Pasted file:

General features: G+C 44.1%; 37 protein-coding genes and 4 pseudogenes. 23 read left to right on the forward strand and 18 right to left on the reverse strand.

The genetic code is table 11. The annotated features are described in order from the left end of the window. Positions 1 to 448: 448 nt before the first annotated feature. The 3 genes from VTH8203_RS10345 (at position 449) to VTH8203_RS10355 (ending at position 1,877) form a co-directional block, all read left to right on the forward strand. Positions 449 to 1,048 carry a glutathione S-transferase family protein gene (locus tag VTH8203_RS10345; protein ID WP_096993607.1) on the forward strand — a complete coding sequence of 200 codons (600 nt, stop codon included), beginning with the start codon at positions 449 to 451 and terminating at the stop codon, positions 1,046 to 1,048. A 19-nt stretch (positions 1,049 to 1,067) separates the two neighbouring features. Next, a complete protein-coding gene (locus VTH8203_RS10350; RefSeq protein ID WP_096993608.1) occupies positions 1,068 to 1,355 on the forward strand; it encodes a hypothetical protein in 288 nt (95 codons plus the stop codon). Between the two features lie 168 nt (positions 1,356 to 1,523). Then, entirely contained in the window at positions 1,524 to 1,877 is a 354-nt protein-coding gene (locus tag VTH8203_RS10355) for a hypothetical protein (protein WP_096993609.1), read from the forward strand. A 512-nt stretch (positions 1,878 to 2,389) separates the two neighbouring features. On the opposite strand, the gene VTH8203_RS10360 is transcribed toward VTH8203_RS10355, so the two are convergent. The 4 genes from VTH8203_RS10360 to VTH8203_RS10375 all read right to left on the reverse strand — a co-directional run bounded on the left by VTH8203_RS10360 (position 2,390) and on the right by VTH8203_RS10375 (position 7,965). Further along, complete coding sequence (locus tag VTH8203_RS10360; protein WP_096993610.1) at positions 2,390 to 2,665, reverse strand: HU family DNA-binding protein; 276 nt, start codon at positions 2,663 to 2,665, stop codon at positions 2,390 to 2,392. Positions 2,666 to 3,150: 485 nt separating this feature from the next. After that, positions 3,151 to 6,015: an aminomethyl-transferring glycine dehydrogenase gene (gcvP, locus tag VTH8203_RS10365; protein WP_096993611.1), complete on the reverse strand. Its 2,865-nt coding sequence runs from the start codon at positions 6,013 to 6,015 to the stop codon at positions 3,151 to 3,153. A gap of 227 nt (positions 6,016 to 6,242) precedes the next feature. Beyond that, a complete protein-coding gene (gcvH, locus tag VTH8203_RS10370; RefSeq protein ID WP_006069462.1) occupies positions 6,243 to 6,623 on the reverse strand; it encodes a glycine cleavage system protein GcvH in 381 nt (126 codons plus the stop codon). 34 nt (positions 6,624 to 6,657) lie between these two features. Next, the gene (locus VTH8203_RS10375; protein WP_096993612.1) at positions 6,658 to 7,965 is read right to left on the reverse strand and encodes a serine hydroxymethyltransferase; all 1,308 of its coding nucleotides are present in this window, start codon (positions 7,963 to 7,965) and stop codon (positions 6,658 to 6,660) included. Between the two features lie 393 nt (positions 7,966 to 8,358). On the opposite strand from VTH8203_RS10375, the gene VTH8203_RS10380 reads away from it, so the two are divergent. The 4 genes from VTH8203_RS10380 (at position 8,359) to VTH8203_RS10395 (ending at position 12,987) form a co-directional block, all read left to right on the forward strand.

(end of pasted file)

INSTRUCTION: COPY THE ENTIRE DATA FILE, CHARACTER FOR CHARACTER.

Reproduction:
General features: G+C 44.1%; 37 protein-coding genes and 4 pseudogenes. 23 read left to right on the forward strand and 18 right to left on the reverse strand.

The genetic code is table 11. The annotated features are described in order from the left end of the window. Positions 1 to 448: 448 nt before the first annotated feature. The 3 genes from VTH8203_RS10345 (at position 449) to VTH8203_RS10355 (ending at position 1,877) form a co-directional block, all read left to right on the forward strand. Positions 449 to 1,048 carry a glutathione S-transferase family protein gene (locus tag VTH8203_RS10345; protein ID WP_096993607.1) on the forward strand — a complete coding sequence of 200 codons (600 nt, stop codon included), beginning with the start codon at positions 449 to 451 and terminating at the stop codon, positions 1,046 to 1,048. A 19-nt stretch (positions 1,049 to 1,067) separates the two neighbouring features. Next, a complete protein-coding gene (locus VTH8203_RS10350; RefSeq protein ID WP_096993608.1) occupies positions 1,068 to 1,355 on the forward strand; it encodes a hypothetical protein in 288 nt (95 codons plus the stop codon). Between the two features lie 168 nt (positions 1,356 to 1,523). Then, entirely contained in the window at positions 1,524 to 1,877 is a 354-nt protein-coding gene (locus tag VTH8203_RS10355) for a hypothetical protein (protein WP_096993609.1), read from the forward strand. A 512-nt stretch (positions 1,878 to 2,389) separates the two neighbouring features. On the opposite strand, the gene VTH8203_RS10360 is transcribed toward VTH8203_RS10355, so the two are convergent. The 4 genes from VTH8203_RS10360 to VTH8203_RS10375 all read right to left on the reverse strand — a co-directional run bounded on the left by VTH8203_RS10360 (position 2,390) and on the right by VTH8203_RS10375 (position 7,965). Further along, complete coding sequence (locus tag VTH8203_RS10360; protein WP_096993610.1) at positions 2,390 to 2,665, reverse strand: HU family DNA-binding protein; 276 nt, start codon at positions 2,663 to 2,665, stop codon at positions 2,390 to 2,392. Positions 2,666 to 3,150: 485 nt separating this feature from the next. After that, positions 3,151 to 6,015: an aminomethyl-transferring glycine dehydrogenase gene (gcvP, locus tag VTH8203_RS10365; protein WP_096993611.1), complete on the reverse strand. Its 2,865-nt coding sequence runs from the start codon at positions 6,013 to 6,015 to the stop codon at positions 3,151 to 3,153. A gap of 227 nt (positions 6,016 to 6,242) precedes the next feature. Beyond that, a complete protein-coding gene (gcvH, locus tag VTH8203_RS10370; RefSeq protein ID WP_006069462.1) occupies positions 6,243 to 6,623 on the reverse strand; it encodes a glycine cleavage system protein GcvH in 381 nt (126 codons plus the stop codon). 34 nt (positions 6,624 to 6,657) lie between these two features. Next, the gene (locus VTH8203_RS10375; protein WP_096993612.1) at positions 6,658 to 7,965 is read right to left on the reverse strand and encodes a serine hydroxymethyltransferase; all 1,308 of its coding nucleotides are present in this window, start codon (positions 7,963 to 7,965) and stop codon (positions 6,658 to 6,660) included. Between the two features lie 393 nt (positions 7,966 to 8,358). On the opposite strand from VTH8203_RS10375, the gene VTH8203_RS10380 reads away from it, so the two are divergent. The 4 genes from VTH8203_RS10380 (at position 8,359) to VTH8203_RS10395 (ending at position 12,987) form a co-directional block, all read left to right on the forward strand.